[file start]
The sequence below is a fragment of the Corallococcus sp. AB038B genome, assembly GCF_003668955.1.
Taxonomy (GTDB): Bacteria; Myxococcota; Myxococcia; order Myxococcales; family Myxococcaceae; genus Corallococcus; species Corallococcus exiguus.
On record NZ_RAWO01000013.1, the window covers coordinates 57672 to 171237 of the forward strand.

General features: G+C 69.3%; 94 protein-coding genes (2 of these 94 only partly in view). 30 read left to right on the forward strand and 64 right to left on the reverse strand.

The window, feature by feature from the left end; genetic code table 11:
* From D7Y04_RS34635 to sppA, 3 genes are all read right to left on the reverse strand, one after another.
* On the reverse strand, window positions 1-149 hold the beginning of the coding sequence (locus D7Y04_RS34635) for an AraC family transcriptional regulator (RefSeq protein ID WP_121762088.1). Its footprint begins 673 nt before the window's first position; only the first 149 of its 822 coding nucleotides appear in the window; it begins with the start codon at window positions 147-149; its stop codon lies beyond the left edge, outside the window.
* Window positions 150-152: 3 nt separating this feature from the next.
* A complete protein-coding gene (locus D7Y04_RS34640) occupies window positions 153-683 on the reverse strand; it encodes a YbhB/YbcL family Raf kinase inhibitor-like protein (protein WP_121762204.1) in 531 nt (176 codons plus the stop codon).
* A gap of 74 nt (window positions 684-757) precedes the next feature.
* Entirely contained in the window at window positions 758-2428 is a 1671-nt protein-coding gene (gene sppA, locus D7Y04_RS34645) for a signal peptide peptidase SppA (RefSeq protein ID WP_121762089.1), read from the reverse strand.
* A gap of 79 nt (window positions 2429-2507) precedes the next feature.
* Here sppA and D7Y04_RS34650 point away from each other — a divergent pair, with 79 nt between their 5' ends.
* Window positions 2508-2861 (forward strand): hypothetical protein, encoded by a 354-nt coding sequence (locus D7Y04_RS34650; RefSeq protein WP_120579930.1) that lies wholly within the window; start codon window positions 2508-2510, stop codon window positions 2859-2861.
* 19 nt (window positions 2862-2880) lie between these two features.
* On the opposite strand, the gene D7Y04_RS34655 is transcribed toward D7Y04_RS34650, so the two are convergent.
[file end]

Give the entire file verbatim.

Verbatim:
The sequence below is a fragment of the Corallococcus sp. AB038B genome, assembly GCF_003668955.1.
Taxonomy (GTDB): Bacteria; Myxococcota; Myxococcia; order Myxococcales; family Myxococcaceae; genus Corallococcus; species Corallococcus exiguus.
On record NZ_RAWO01000013.1, the window covers coordinates 57672 to 171237 of the forward strand.

General features: G+C 69.3%; 94 protein-coding genes (2 of these 94 only partly in view). 30 read left to right on the forward strand and 64 right to left on the reverse strand.

The window, feature by feature from the left end; genetic code table 11:
* From D7Y04_RS34635 to sppA, 3 genes are all read right to left on the reverse strand, one after another.
* On the reverse strand, window positions 1-149 hold the beginning of the coding sequence (locus D7Y04_RS34635) for an AraC family transcriptional regulator (RefSeq protein ID WP_121762088.1). Its footprint begins 673 nt before the window's first position; only the first 149 of its 822 coding nucleotides appear in the window; it begins with the start codon at window positions 147-149; its stop codon lies beyond the left edge, outside the window.
* Window positions 150-152: 3 nt separating this feature from the next.
* A complete protein-coding gene (locus D7Y04_RS34640) occupies window positions 153-683 on the reverse strand; it encodes a YbhB/YbcL family Raf kinase inhibitor-like protein (protein WP_121762204.1) in 531 nt (176 codons plus the stop codon).
* A gap of 74 nt (window positions 684-757) precedes the next feature.
* Entirely contained in the window at window positions 758-2428 is a 1671-nt protein-coding gene (gene sppA, locus D7Y04_RS34645) for a signal peptide peptidase SppA (RefSeq protein ID WP_121762089.1), read from the reverse strand.
* A gap of 79 nt (window positions 2429-2507) precedes the next feature.
* Here sppA and D7Y04_RS34650 point away from each other — a divergent pair, with 79 nt between their 5' ends.
* Window positions 2508-2861 (forward strand): hypothetical protein, encoded by a 354-nt coding sequence (locus D7Y04_RS34650; RefSeq protein WP_120579930.1) that lies wholly within the window; start codon window positions 2508-2510, stop codon window positions 2859-2861.
* 19 nt (window positions 2862-2880) lie between these two features.
* On the opposite strand, the gene D7Y04_RS34655 is transcribed toward D7Y04_RS34650, so the two are convergent.